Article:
The great news about improving bleeding disorders care is that people are managing their condition better and living longer. The flip side about living longer is that more people are developing age-related health problems, such as cancer.
Here are five things you can do to lower your risk for cancer.
Maintain a Healthy Diet
It’s no secret that eating well is effective in preventing, well, just about everything, from heart disease to diabetes to high blood pressure and cancer. In fact, a healthy diet has the potential to lower cancer risk by up to 20 percent.
A healthy diet emphasizes fruits, vegetables, whole grains, healthy protein (lean meats and nuts), and low-fat dairy products while cutting out food high in saturated fats, trans fats, cholesterol, salt and added sugars.
Of course, sticking to a highly regimented diet isn’t easy, but the World Health Organization offers some practical advice on getting healthier while still finding ways to eat what you enjoy, such as:
- Including vegetables in every meal
- Enjoying fresh fruit instead of sugary snacks
- Preparing your favorite food differently (i.e., boiling instead of frying)
- Taking high-sodium sauces off the table
- Substituting butter and high-fat oils with alternatives rich in polyunsaturated fats, such as canola or soybean oil
Those in the bleeding disorders community would benefit greatly from at least 150 minutes of exercise a week, as physical activity not only reduces the risk of cancer but may have beneficial effects on survival for those with breast, colorectal and prostate cancers.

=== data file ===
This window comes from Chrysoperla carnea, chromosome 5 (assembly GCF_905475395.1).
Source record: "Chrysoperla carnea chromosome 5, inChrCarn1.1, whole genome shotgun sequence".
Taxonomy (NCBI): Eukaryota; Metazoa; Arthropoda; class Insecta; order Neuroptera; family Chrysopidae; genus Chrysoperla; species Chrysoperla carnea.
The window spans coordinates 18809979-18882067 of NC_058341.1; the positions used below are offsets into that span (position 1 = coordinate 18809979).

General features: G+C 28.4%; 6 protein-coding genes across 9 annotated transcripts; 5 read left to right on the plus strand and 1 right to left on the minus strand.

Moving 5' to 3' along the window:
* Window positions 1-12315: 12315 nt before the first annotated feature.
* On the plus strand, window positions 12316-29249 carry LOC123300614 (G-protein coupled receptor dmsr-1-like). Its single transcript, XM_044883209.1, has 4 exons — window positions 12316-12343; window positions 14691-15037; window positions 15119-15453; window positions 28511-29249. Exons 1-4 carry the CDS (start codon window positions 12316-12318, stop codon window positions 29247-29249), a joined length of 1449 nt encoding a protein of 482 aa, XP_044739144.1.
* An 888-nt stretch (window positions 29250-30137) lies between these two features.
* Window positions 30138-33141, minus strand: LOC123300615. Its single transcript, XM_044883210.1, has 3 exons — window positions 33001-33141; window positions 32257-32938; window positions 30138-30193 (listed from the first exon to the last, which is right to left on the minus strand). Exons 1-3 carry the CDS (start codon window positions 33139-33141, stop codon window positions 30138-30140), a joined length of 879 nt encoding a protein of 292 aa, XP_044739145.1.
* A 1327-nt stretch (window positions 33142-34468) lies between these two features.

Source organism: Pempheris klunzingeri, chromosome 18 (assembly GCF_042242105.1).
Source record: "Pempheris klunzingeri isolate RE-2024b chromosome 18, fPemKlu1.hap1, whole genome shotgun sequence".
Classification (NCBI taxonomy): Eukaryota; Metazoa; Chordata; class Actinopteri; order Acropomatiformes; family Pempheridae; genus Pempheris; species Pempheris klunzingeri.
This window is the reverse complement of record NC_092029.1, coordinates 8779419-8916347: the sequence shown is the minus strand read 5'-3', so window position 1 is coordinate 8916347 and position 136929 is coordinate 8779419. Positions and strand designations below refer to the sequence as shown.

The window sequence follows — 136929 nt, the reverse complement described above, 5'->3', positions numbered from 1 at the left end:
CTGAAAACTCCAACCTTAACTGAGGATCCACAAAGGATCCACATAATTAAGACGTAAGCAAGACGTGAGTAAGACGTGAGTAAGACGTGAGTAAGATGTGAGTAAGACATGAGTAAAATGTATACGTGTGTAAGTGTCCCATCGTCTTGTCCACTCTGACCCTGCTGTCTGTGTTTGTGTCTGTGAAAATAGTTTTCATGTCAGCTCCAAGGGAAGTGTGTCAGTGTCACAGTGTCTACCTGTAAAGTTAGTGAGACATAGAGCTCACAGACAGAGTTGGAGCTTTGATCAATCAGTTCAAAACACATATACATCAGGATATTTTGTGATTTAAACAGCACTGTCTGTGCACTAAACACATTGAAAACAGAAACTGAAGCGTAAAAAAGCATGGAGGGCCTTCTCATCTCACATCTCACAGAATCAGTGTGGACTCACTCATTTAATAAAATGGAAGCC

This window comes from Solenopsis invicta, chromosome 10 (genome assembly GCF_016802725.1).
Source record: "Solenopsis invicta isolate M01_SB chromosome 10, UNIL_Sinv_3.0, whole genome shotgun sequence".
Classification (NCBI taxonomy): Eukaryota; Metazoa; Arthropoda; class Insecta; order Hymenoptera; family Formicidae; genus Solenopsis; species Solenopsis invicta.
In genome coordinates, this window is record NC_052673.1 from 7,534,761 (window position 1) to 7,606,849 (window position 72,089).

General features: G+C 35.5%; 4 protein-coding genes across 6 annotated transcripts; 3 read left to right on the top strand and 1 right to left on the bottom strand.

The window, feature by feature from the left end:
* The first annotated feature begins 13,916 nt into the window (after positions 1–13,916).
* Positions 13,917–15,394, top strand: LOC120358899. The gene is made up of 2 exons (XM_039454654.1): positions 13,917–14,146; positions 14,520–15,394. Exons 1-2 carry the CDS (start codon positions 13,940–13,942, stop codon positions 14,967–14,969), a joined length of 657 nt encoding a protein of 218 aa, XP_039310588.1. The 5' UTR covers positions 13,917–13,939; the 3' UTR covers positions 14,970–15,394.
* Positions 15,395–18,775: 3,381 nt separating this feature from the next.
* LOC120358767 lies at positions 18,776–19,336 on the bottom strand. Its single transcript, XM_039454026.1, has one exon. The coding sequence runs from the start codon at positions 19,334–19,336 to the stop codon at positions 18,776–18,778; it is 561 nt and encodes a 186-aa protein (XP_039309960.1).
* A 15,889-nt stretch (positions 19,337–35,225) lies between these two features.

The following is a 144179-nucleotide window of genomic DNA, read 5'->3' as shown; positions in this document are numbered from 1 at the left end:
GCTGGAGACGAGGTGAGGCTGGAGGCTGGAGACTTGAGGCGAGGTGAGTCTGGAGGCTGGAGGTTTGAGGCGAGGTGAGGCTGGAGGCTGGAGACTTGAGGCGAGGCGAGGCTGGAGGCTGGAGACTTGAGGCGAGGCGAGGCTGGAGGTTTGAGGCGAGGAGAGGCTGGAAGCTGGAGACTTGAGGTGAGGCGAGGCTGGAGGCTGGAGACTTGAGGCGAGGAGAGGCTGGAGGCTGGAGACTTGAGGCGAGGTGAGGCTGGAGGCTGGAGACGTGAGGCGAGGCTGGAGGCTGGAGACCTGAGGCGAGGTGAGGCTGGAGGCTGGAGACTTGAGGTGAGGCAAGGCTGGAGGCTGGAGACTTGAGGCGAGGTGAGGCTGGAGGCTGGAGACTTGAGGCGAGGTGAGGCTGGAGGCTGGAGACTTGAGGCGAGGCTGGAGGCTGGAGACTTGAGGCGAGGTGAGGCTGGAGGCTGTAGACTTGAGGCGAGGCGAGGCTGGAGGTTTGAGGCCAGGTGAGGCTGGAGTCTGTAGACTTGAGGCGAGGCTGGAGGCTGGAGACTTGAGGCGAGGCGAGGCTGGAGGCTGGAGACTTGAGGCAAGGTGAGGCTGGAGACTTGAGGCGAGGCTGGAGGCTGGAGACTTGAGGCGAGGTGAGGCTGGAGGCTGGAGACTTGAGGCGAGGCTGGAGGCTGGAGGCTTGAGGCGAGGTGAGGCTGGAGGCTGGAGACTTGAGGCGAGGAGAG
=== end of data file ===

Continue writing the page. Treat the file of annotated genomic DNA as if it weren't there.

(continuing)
That said, individuals with bleeding disorders need to take extra care to perform lower-risk activities, as contact sports and high-intensity exercises can lead to injuries and bleeding. There are a number of low-risk activities you could fit into your day, such as biking to and from work and walking instead of driving short distances.
Get Regular Screenings
Sometimes, just knowing is a large part of the battle. The American Cancer Society recommends getting regular screenings so that you can catch the early signs of cancer and take steps to prevent it from developing or spreading. The organization recommends:
- Mammograms every year for women ages 45 to 55. Women over 55 can switch to screenings every two years.
- People between the ages of 25 and 65 get a primary HPV (human papillomavirus) test every five years.
Cut Out Tobacco
No surprises here: Smoking is responsible for about 1 out of every 5 deaths in the United States, and greatly increases your risk of developing cancer. Tobacco use is also particularly debilitating for those in the bleeding disorders community, as it can cause osteoporosis and an increased risk of injury by hindering the body’s ability to produce collagen, which is the protein that connects your bones, tendons, cartilage and muscles.
Quitting can be difficult, but there are resources to address the mental and physical dependence on tobacco.
Limit Alcohol Consumption
It’s OK to drink in moderation, but drinking excessively can increase your risk of cancers associated with alcohol, such as esophageal, liver, breast, colorectal, and head and neck cancer.
The Dietary Guidelines for Americans recommends that people who drink alcohol limit their consumption to two drinks or less in a day for men and one drink or less in a day for women. Heavy alcohol consumption is defined as having four or more drinks on any day or eight or more drinks per week for women and five or more drinks on any day or 15 or more drinks per week for men.
Note: There’s no correlation between having a bleeding disorders and developing a blood cancer such as leukemia.